It seems like I forgot some of the hiding locations as I grew older. Maybe I'll have to thumb through all the old books I have on the shelf to see if I can't make some more...

Monday, December 13, 2010

Variation on a Theme: Loud Mouth IV


In my current workplace, I used to work in another building on campus. There was a woman who sat three double-rows away from me, but that didn't stop her from being the resident Loud Mouth.

I believe that Hacky was a smoker. She could often be heard having coughing fits. Most time the coughing fits would come, I could swear that everyone around her needed a biohazard suit. From three double-rows away, I could hear the rattle of phlegm in her lungs, as well as the wet spittle flying from her lips. I was surprised that I never heard anyone walk over and exclaim, "I need a medic. Hacky has officially coughed up a lung!"

I could picture her lying prone on her desk, eyes glazed over, fingers twitching uncontrollably. At least one of her lungs would be protruding from her mouth, heaving in and out while trying to assimilate the air around it.

The worst part about Hacky is that these attacks happened multiple times a day. It was never just an every-so-often thing—it was a regular (and sometimes hourly) occurrence.

Saturday, December 11, 2010

Variation on a Theme: Loudmouth III

Mrs. Sunshine

My next internship put all of the employees (except the office manager and the two company creators) into a common work space. It was drafty, well-lit with natural lighting, and offered no privacy. That didn't matter much, as most of the company spent its time comparing episodes of South Park online. The desks were in three O's, each having a small opening. Four people sat in each O, facing the outside of the O. In my O, Mrs. Sunshine sat right behind me.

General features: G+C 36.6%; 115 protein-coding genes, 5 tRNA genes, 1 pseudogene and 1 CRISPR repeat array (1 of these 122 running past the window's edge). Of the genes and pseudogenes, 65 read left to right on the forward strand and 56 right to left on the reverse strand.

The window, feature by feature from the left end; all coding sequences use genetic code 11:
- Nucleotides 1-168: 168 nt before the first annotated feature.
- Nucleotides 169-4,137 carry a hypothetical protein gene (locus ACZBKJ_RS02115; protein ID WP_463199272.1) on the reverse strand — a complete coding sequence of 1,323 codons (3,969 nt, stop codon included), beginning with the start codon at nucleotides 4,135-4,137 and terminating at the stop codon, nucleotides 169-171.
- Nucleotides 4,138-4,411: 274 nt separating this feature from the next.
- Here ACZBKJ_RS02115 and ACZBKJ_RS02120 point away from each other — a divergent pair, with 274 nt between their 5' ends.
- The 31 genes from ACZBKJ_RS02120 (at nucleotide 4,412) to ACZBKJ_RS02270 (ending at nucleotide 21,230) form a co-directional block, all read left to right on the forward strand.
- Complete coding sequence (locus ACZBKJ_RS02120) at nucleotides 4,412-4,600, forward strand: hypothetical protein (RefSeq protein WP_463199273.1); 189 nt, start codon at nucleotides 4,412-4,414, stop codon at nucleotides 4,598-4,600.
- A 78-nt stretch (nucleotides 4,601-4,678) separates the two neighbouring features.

Mrs. Sunshine was a pleasant individual. She lived with her husband (bowling alley chef extraordinaire) and two dachshunds that she treated like children. She was in her late 20's and called everyone by the same term of endearment: honey. If you were really lucky, you would get called sweetie. But she was one of those people who could pull off using terms that are generally reserved for southern belles and greasy spoon waitresses. She fit more into the latter mold.

"What can I get you, Hon?"
Graphic from

I learned more about this woman's personal struggles than I wanted. I'm not talking about financial struggles, or marriage struggles, or family struggles. I'm talking about medical struggles that most people would feel uncomfortable discussing in a clinical doctor's office behind closed doors. She would openly discuss this information with another married man (awkward) as I would do my best to turn up my headphones or find somewhere else to work.

Friday, December 10, 2010

Avoiding Christmas

I got a call today from Wifey while I was at work. She had just gotten off the phone with her mother. Wifey was pulled over on the freeway with Munchkin in the back, waiting for her mom to come pick her up because of a flat tire. Chalk one more thing up to add joy to the holiday season.

Photo by lissalou66